The Different Types of DNA

There are many types of DNA. Here are their distinctions according to their structure and functions.
The Different Types of DNA

Last update: 16 December, 2022

Talking about the different types of DNA isn’t an easy task. Broadly speaking, the characteristics of the molecules are the same, although if we look into it a little deeper, we discover some functionalities or particularities that deserve extra attention.

Think of DNA as an instruction manual that enables cells to perform all of their functions. We find it in almost all cells, from humans to bacteria.

As Nature Education points out, DNA is made up of nucleotides. Each type contains a molecule known as a nitrogen base, and four of these have been identified in total: adenine, thymine, guanine, and cytosine. They’re often abbreviated with their initials; that is, A, T, G and C. Let’s have a look at a summary of the most important types of DNA according to their characteristics.

Types of DNA according to its structure

Discovering the types of DNA required a lot of effort.
Discovering the structure and types of DNA was no easy task. A good part of the second half of the 20th century was characterized by these findings, and even today questions still remain.

The first division that we can make of deoxyribonucleic acid is in reference to its primary structure. The two possible types of DNA based on these considerations are as follows.

Single-stranded DNA

In this case, the molecule isn’t made up of two intertwined strands with a helical design, but only one. Because of this, there are no base pairs, but, rather, a linear sequence of DNA. It’s found in viruses, which are called ssDNA viruses.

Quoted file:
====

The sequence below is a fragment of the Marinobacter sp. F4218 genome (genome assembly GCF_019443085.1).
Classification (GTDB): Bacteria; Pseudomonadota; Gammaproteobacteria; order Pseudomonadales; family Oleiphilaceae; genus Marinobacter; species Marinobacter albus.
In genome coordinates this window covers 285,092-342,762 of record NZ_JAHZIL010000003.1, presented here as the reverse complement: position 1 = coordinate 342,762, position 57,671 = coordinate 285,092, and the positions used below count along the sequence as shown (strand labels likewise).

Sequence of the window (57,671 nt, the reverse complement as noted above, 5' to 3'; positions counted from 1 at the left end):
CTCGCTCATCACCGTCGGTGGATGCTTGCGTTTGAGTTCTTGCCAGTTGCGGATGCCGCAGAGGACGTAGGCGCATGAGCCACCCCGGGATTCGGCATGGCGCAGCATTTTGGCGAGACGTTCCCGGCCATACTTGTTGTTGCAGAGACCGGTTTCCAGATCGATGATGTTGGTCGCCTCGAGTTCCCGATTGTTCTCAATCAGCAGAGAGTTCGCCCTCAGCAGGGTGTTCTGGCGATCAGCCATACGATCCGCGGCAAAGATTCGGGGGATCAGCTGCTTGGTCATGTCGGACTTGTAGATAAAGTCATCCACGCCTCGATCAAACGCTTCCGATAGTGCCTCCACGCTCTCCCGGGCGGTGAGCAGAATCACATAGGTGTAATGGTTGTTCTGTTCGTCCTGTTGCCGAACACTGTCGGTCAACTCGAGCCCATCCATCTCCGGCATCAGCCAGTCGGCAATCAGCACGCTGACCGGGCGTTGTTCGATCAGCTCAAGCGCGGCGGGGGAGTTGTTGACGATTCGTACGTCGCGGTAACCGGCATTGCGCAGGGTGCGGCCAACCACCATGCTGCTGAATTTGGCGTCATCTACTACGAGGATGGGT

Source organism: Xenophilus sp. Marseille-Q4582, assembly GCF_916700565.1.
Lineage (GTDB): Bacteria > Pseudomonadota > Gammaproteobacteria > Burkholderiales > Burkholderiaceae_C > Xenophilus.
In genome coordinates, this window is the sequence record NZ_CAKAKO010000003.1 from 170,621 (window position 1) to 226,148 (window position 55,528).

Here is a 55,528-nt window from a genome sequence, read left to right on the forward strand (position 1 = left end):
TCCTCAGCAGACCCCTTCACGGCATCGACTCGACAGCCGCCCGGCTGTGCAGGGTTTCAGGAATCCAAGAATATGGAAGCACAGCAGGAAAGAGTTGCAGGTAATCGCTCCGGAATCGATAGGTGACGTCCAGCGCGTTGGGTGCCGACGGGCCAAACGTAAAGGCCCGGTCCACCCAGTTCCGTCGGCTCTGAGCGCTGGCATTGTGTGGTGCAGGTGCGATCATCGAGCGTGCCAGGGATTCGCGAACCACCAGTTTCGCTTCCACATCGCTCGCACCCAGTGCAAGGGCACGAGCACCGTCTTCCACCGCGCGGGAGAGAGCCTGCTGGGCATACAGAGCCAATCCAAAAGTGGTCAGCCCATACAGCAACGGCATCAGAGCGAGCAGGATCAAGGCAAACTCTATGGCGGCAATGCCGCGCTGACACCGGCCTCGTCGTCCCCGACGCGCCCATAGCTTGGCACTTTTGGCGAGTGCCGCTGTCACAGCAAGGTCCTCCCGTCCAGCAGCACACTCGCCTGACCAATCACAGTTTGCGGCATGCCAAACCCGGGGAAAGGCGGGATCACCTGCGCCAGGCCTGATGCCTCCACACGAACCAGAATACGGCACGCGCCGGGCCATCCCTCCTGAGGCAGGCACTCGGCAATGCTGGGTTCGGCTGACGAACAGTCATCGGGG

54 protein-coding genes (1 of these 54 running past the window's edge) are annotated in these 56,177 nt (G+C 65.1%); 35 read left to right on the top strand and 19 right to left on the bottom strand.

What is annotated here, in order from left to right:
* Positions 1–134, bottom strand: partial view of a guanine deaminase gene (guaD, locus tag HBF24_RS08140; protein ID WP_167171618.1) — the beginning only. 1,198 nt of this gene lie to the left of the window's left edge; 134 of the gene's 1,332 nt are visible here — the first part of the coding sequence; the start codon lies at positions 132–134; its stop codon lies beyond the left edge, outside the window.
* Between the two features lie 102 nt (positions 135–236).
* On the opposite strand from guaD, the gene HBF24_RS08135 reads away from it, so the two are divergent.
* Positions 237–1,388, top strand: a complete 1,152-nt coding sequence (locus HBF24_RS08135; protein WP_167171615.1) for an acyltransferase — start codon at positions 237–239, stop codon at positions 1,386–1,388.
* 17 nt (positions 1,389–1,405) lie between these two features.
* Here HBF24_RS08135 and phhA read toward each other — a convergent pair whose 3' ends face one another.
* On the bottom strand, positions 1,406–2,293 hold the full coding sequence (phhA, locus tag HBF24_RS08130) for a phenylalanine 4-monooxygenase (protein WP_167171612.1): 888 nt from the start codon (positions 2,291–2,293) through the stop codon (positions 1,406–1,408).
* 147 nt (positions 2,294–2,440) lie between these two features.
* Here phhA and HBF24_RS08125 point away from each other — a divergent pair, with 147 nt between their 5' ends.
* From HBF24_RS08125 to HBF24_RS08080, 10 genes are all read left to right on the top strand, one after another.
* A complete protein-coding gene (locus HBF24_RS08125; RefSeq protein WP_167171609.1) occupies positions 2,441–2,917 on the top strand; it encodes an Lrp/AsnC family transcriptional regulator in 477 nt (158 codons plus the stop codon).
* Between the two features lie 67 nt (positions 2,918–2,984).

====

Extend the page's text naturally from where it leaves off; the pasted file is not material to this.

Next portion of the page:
According to researchers, viruses of this type mainly infect bacteria, archaea, and eukarya. Some are capable of infecting humans and animals, but aren’t associated with major diseases. The best-known are all the viruses of the Parvoviridae family.

Many of these feature a circle-shaped sequence rather than a linear one. Some develop this design during the replication process.

Double-stranded DNA

This is the most familiar type to people, as it consists of two helix-shaped chains linked together through hydrogen bonds, as the National Human Genome Research Institute reminds us.

The researchers point out that the design facilitates the correction of errors, the elimination of damage to the structure of DNA, and of course its replication. Broadly speaking, double-stranded DNA is more stable and complex than single-stranded.

Even so, many viruses manifest this type of DNA. It was discovered on April 25, 1953 by scientists James Watson and Francis Crick.

Types of DNA according to its secondary structure

The most important division of the types of DNA is found if we take into account its secondary structure. In simple terms, differentiation consists of the conformation or folding of the base pairs of the molecule. That is, the angle and external shape (although it’s actually more complex than this). Let’s look at the divisions that scientists follow.


This is the most common of all and is distinguished by its high concentrations of humidity. This is approximately 90% and accepts up to twelve water molecules in each of its grooves. This type of DNA is what is often used in textbooks to represent chains of molecules.